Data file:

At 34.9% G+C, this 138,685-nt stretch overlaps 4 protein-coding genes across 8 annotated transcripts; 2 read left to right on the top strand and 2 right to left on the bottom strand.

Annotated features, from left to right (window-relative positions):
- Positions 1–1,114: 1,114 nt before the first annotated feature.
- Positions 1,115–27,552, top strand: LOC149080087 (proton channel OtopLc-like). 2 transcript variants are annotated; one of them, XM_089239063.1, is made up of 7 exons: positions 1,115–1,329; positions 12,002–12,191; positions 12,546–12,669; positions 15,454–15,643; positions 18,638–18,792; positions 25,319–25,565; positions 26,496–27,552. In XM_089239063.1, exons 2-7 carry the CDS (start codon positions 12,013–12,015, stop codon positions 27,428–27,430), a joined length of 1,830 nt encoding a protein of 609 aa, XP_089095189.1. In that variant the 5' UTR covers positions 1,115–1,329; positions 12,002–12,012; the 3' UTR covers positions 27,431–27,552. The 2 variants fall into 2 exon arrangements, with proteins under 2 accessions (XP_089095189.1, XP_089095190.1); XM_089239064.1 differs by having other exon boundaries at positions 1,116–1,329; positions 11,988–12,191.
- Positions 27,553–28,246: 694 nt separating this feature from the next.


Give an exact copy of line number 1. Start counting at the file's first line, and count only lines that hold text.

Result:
At 34.9% G+C, this 138,685-nt stretch overlaps 4 protein-coding genes across 8 annotated transcripts; 2 read left to right on the top strand and 2 right to left on the bottom strand.